Mon, Jul 29, 2002 - Page 3 News List

Penghu residents, experts question value of gambling


Penghu has had trouble attracting tourists, raising calls for gambling to be legalized in the archipelago.


There were only a few tourists from the main island of Taiwan perusing souvenirs on Saturday on Chungcheng Road, the busiest street in Penghu's capital of Makung.

Following the crash of a China Airlines plane near Penghu on May 25, the island county's tourist industry is going through its quietest summer in years.

According to statistics from the Association of Tourism in Penghu, visitors to the island were 63 percent lower in the weeks following the crash than at the same time last year.

But even at the best of times, despite Penghu's scenery and brisk sea breeze, tourism has never taken off as the county had hoped.

The recent bad luck for the islands has once again caused many to look to legalizing gambling as a way to attract tourists.

Many tourism experts and local residents, however, said that legalizing gambling is an irresponsible way to promote Penghu's tourism.

The islands, whose Chinese name is taken from the Portuguese name Pescadores, have a rich cultural heritage dating back to the Ming Dynasty.

Its 300km coastline offers many activities, including parasailing, jetskiing, sailing and snorkeling. It lures more than 200 species of migratory birds, making it an important spot for Asia's birdwatchers.

The central government, however, ignored these resources for much of the second half of the past century, seeing the islands in mainly political and military terms.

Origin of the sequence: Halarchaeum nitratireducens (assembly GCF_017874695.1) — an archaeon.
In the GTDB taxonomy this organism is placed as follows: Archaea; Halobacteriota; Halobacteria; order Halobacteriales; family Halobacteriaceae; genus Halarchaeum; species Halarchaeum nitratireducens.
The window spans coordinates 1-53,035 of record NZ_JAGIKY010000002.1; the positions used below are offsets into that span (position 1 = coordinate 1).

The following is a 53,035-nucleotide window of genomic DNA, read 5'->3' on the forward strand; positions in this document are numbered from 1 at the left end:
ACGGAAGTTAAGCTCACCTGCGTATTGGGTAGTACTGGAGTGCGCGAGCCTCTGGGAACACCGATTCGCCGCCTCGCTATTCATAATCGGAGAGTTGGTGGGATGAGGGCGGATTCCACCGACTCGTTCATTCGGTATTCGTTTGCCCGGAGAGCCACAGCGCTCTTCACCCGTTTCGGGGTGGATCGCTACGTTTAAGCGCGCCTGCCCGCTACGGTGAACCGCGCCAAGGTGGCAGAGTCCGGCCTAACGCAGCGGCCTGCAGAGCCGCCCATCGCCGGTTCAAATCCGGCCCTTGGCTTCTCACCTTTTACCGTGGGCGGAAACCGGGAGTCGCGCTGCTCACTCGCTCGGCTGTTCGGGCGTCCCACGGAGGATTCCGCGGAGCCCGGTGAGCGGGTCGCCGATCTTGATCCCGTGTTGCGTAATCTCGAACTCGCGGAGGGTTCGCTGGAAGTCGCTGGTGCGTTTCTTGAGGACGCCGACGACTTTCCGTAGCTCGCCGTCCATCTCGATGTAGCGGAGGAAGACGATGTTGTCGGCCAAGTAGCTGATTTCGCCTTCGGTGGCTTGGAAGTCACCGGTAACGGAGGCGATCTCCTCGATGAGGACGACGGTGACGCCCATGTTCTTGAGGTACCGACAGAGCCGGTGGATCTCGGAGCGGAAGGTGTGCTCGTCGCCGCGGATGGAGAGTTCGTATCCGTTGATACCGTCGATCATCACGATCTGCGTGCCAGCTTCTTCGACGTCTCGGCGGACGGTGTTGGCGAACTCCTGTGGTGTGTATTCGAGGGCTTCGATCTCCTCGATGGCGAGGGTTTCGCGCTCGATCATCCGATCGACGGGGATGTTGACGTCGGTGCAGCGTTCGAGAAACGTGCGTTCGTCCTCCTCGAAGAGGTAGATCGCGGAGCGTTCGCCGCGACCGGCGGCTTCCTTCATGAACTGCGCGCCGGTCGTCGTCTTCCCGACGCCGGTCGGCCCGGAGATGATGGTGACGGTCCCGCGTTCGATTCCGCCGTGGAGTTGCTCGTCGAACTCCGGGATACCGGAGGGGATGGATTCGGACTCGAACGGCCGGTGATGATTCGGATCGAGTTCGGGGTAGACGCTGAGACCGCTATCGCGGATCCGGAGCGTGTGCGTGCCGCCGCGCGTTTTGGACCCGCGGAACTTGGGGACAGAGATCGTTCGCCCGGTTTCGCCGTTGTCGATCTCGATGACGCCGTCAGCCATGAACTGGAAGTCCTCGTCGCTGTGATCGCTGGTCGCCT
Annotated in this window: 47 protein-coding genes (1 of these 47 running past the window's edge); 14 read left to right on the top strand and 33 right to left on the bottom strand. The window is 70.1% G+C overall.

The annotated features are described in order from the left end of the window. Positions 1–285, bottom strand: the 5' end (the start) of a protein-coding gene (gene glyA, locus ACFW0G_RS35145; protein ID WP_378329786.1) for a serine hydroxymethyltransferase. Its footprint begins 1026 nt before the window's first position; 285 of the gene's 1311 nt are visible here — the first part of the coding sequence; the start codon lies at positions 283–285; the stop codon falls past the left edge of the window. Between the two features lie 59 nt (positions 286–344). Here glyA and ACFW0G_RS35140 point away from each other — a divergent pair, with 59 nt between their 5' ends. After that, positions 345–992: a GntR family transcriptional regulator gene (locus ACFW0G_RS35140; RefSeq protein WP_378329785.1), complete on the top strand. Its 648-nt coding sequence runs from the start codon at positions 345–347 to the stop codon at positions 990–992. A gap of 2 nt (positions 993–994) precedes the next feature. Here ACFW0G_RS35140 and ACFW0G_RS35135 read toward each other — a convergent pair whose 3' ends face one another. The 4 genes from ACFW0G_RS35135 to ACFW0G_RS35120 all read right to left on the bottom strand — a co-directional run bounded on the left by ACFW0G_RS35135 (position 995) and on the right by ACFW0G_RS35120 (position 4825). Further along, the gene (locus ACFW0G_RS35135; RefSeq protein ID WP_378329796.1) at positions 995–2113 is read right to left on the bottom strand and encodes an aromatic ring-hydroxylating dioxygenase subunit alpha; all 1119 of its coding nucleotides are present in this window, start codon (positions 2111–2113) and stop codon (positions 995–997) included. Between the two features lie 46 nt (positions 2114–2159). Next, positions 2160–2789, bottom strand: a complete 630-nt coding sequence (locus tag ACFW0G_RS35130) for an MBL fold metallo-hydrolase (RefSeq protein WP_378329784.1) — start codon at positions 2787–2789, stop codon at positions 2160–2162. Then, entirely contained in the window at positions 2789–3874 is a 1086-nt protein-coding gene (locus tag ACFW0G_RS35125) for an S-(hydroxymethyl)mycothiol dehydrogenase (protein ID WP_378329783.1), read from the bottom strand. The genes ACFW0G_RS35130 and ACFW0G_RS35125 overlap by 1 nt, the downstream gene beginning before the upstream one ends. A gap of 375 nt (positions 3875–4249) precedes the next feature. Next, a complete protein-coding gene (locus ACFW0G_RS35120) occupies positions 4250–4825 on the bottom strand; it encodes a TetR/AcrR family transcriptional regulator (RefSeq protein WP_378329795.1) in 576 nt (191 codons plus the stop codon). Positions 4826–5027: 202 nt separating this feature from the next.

"Penghu was regarded as a military base until the early 1990s. As a result, the central government never wanted to develop the islands, which resulted in Penghu's shortages of water and electricity and, of course, a lot of five-star hotels," said Chiung Kuang-hui (莊光輝), an official of the Penghu County Government's tourism bureau.

"Also, with some 40,000 votes in the presidential election, who would care about us," Chiung said.


In response to pressure from Penghu residents two years ago, the central government agreed to give between NT$100 million and NT$200 million to the Penghu National Scenic Area Administration Office to promote the islands' tourism.

The budget, however, did little to develop Penghu or its tourist industry. No large-scale projects were completed and, despite numerous promotions, the plentiful tourism resources of Penghu failed to draw crowds.

"The money was spent on constructing new harbors based on election concerns, which resulted in the many unnecessary harbors in Penghu now," said an anti-gambling activist in Penghu, who only gave his surname, Lin.

According to Penghu County's Construction Bureau, there are now 67 harbors servicing Penghu's 97 villages.

"The quality of these harbors is poor, and Penghu's coastline was seriously damaged by their construction," he said.

Aside from questionable construction projects, the local government's promotion campaigns have also been criticized as being carried out with little regard for standard marketing techniques.

To promote the island, the local government hosted swimming events, fireworks displays and parades of elaborately-decorated vehicles.

"These events can't distinguish Penghu's qualities at all," said Kao Chih-peng (高植澎), a DPP councilor from Penghu County and former Penghu County commissioner. "We even spent money on importing the fireworks and flowers from Taiwan."

Another controversial side-effect of the tourism drive is the construction of large, international-standard hotels, which will probably be the setting for the casinos if the pro-gambling lobby has its way.

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